Sunday, March 27, 2011

Creating custom UV pass in MR and using it in Nuke

That's a mouthful.
On a job recently I got some secondhand Nuke goodness when a lighting TD showed me how they were using UV passes from Maya to "auto-track" some footage into their shots (I wasn't on that job). The basic issue was that a lot of footage had to go onto screens in the spot and some of that footage wasn't ready or the client was changing their mind about what the footage should be. So, in short, any manual trick to the get the footage locked onto the CG screens required redoing some additional work in post, in terms of tracking, etc. Additionally, sometimes late notes were coming in about animation changes to the screens themselves, which meant that there was no option to render "in-camera" in Maya, it had be done in post.
 So the simple solution was to render the screens with properly adjusted UV's as UV passes. This automatically locked the footage in place and wasn't dependent on any additional work once the comp was built, even if the footage had to be completely replaced or the animation of the screen itself changed. Pretty sweet. While I'm sure some people think this is obvious, I didn't (and neither did a lot of the other people I was working with. So I'm not the only ignorant one.)
In any event, I also realized that I never really followed up on any render pass stuff in Maya 2010/11, so the first vid below is basically what we're trying to do and how to get custom color passes out of Mental Ray (as opposed to the "regular" passes that are pre-set, like reflection, diffuse, etc). I use this method to get out RGB matte passes and a UV pass in EXR format.
The second video is how to actually use the UV pass in Nuke to get the basic effect we're looking for. Nothing crazy, just basic use of the UV pass.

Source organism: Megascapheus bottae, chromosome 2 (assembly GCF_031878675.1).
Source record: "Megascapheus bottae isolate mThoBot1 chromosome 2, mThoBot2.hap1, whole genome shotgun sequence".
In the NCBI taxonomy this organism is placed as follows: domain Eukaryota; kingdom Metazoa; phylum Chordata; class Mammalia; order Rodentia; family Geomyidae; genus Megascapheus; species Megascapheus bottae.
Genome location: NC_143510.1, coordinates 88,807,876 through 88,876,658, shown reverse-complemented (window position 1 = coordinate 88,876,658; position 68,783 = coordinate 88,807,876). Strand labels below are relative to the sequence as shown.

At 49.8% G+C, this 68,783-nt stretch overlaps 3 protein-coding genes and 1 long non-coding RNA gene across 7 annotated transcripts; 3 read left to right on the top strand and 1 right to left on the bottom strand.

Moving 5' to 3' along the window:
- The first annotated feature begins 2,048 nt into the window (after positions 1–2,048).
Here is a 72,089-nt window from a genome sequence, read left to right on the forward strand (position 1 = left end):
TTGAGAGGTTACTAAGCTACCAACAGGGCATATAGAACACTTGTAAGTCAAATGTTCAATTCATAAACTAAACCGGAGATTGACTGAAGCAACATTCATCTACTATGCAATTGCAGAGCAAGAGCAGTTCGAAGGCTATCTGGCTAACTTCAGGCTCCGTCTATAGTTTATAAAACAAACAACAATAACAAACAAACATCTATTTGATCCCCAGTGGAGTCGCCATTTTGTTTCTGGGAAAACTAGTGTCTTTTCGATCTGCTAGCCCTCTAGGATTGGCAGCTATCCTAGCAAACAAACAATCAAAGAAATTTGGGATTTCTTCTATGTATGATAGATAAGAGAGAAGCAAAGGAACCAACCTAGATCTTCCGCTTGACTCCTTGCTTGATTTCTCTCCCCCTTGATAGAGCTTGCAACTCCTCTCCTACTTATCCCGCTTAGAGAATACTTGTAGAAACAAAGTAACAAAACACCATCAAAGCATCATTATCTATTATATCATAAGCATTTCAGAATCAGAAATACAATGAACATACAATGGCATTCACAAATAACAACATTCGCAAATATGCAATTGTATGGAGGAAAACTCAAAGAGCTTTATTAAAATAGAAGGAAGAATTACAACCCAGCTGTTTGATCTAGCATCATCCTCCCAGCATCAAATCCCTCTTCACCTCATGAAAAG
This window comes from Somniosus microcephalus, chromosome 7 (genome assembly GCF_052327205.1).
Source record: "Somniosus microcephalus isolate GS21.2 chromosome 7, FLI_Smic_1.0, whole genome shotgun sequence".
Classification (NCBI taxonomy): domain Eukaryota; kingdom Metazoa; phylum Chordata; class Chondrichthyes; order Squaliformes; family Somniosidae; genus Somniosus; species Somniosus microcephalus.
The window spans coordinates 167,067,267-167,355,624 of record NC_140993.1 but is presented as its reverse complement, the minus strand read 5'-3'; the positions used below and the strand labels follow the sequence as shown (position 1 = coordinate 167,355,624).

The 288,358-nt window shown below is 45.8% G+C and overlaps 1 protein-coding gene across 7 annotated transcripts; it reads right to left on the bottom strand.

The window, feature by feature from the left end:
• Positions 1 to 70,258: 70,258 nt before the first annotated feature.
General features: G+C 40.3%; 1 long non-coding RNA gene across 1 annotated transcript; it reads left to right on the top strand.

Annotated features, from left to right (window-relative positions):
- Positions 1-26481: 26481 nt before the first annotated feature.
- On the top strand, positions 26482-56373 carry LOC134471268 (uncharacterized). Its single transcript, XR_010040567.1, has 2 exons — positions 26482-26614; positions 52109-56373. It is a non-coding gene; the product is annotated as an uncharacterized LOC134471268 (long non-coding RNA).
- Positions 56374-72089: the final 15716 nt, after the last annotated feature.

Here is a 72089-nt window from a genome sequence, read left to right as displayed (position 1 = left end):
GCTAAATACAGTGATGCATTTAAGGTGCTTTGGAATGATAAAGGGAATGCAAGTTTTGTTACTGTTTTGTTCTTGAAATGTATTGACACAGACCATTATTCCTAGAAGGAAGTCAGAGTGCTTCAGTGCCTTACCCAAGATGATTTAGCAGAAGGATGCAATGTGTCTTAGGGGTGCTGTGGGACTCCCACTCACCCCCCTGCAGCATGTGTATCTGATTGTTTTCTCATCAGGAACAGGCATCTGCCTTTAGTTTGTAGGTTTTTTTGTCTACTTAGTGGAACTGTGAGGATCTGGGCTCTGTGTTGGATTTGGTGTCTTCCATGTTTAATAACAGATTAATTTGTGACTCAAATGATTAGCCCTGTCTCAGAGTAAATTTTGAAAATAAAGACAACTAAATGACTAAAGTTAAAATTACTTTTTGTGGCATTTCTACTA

Maya/Mental Ray: Custom Color Passes (2010) Part 1 - UV Pass from zeth willie on Vimeo.

Maya/Mental Ray: Custom Color Passes (2010) Part 2 - UV Pass from zeth willie on Vimeo.


  1. In your "Custom Color Passes" tutorial you speak about the problem with the artifacts in the UV (ST) pass from Maya. I believe the a problem is that you should not be anti-aliasing the UV pass, you need to make sure to render the pass "unfiltered" or aliased. When you then use this pass in Nuke you must use a Matrix (3x3) node on the result (the footage on your "screen" as in your tutorial), the matrix node will anti-alias the result in post.

    In the matrix node: the 'matrix' attribute needs to have a value of...
    0, 1, 0
    1, 2, 1
    0, 1, 0
    and 'normalize' turned on

  2. very very useful tip, DavC! I'll do another quick post to clarify this (I've been planning on doing something about aliasing in the future, as well). I figured it was the anti-aliasing, but I've never used the matrix filter before (though I'm slightly, barely familiar with the Photoshop Custom Filter matrix, which I'm guessing is roughly the same thing.)
    Thanks for taking the time to share the info!


  3. Thanks for sharing the knowledge to everybody.

    I was able to do this in nuke but i m having big time problem in after effects. i m using RE:Map plugin from revisionfx in after effects.

    could you help on this too..
    there are several issues like 16bit /32 bit, image being mapped pixelated or uv being stretched .

    This would be a great help Thanks.

  4. hi, you rock !!!
    Great sharing of knowledge.

    BTW its working in ae too.

    but there are still some more stuffs to explore .. it's a bit tricky-tacky tickling.

    a big thanks again for all the post and not just this uv..